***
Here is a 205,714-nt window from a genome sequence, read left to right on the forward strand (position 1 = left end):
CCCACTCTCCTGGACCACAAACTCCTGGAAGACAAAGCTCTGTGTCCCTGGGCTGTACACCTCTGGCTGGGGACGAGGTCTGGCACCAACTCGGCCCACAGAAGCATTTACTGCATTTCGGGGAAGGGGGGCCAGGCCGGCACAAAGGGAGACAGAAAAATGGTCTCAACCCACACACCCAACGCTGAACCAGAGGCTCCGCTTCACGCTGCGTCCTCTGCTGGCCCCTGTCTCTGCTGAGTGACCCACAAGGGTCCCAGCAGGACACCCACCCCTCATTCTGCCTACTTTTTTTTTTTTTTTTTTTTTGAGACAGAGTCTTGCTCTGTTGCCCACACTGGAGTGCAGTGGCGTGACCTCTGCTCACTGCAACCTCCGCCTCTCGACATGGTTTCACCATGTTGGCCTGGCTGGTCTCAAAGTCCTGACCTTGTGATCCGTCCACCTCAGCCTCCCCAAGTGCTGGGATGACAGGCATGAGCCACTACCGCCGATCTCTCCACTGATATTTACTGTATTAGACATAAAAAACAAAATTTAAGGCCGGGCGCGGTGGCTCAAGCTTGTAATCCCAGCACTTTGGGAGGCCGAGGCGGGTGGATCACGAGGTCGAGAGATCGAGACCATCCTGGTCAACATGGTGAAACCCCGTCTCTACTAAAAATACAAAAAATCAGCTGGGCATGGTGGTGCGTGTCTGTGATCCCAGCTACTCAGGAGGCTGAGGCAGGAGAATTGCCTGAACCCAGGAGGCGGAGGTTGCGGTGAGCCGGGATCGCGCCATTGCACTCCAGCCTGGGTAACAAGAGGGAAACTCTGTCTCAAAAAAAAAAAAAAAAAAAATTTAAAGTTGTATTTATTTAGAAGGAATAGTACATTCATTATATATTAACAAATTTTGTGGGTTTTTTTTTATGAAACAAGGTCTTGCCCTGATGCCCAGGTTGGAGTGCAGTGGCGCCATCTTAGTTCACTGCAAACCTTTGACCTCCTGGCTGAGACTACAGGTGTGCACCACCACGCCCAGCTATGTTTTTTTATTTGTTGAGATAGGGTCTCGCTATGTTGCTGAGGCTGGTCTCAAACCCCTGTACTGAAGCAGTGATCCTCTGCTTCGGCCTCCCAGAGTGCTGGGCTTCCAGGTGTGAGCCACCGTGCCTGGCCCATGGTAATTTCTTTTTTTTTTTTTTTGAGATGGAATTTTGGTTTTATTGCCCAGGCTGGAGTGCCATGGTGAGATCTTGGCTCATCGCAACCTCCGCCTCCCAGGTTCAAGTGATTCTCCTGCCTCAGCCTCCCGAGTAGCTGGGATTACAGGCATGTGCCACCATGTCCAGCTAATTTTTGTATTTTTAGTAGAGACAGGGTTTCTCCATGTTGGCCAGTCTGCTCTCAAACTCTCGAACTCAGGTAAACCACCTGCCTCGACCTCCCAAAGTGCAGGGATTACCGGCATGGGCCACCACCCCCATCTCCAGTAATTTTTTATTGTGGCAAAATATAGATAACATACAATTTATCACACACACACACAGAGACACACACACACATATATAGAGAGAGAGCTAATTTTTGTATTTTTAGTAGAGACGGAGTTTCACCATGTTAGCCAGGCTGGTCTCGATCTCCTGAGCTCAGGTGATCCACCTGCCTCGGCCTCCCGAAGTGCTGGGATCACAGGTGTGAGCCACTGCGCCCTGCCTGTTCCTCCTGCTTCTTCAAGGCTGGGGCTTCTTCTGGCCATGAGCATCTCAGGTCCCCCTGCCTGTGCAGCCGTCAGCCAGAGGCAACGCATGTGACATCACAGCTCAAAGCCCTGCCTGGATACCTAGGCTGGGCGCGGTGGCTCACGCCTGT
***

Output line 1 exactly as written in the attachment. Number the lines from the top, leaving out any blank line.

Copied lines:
Here is a 205,714-nt window from a genome sequence, read left to right on the forward strand (position 1 = left end):